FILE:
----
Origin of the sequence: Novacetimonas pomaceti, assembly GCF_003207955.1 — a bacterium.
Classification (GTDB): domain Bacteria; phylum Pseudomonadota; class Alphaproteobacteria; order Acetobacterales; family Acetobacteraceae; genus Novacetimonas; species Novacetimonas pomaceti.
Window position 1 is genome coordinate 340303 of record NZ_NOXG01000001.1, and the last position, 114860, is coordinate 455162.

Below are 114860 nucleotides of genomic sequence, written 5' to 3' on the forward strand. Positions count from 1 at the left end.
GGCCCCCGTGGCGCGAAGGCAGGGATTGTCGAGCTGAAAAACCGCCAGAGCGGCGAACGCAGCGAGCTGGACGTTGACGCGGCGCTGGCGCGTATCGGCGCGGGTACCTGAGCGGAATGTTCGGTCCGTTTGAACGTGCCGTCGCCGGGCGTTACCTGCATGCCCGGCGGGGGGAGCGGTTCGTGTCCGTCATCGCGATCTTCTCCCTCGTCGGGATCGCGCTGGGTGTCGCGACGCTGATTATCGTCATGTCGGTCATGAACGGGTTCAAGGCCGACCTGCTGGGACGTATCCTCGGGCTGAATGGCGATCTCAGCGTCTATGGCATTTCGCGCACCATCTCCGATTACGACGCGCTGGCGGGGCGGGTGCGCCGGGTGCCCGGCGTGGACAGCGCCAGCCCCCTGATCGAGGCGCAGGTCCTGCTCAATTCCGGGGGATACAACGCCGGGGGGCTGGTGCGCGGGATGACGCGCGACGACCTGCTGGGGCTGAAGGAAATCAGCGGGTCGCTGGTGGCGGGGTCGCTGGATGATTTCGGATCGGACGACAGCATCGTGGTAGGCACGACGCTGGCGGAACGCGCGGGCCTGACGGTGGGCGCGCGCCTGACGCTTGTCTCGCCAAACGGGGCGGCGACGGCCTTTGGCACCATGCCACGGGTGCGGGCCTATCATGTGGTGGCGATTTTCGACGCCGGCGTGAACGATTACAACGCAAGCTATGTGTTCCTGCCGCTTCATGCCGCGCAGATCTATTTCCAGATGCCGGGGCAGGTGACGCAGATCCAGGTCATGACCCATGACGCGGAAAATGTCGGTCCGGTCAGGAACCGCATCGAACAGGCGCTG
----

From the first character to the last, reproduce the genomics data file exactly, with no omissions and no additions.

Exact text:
Origin of the sequence: Novacetimonas pomaceti, assembly GCF_003207955.1 — a bacterium.
Classification (GTDB): domain Bacteria; phylum Pseudomonadota; class Alphaproteobacteria; order Acetobacterales; family Acetobacteraceae; genus Novacetimonas; species Novacetimonas pomaceti.
Window position 1 is genome coordinate 340303 of record NZ_NOXG01000001.1, and the last position, 114860, is coordinate 455162.

Below are 114860 nucleotides of genomic sequence, written 5' to 3' on the forward strand. Positions count from 1 at the left end.
GGCCCCCGTGGCGCGAAGGCAGGGATTGTCGAGCTGAAAAACCGCCAGAGCGGCGAACGCAGCGAGCTGGACGTTGACGCGGCGCTGGCGCGTATCGGCGCGGGTACCTGAGCGGAATGTTCGGTCCGTTTGAACGTGCCGTCGCCGGGCGTTACCTGCATGCCCGGCGGGGGGAGCGGTTCGTGTCCGTCATCGCGATCTTCTCCCTCGTCGGGATCGCGCTGGGTGTCGCGACGCTGATTATCGTCATGTCGGTCATGAACGGGTTCAAGGCCGACCTGCTGGGACGTATCCTCGGGCTGAATGGCGATCTCAGCGTCTATGGCATTTCGCGCACCATCTCCGATTACGACGCGCTGGCGGGGCGGGTGCGCCGGGTGCCCGGCGTGGACAGCGCCAGCCCCCTGATCGAGGCGCAGGTCCTGCTCAATTCCGGGGGATACAACGCCGGGGGGCTGGTGCGCGGGATGACGCGCGACGACCTGCTGGGGCTGAAGGAAATCAGCGGGTCGCTGGTGGCGGGGTCGCTGGATGATTTCGGATCGGACGACAGCATCGTGGTAGGCACGACGCTGGCGGAACGCGCGGGCCTGACGGTGGGCGCGCGCCTGACGCTTGTCTCGCCAAACGGGGCGGCGACGGCCTTTGGCACCATGCCACGGGTGCGGGCCTATCATGTGGTGGCGATTTTCGACGCCGGCGTGAACGATTACAACGCAAGCTATGTGTTCCTGCCGCTTCATGCCGCGCAGATCTATTTCCAGATGCCGGGGCAGGTGACGCAGATCCAGGTCATGACCCATGACGCGGAAAATGTCGGTCCGGTCAGGAACCGCATCGAACAGGCGCTG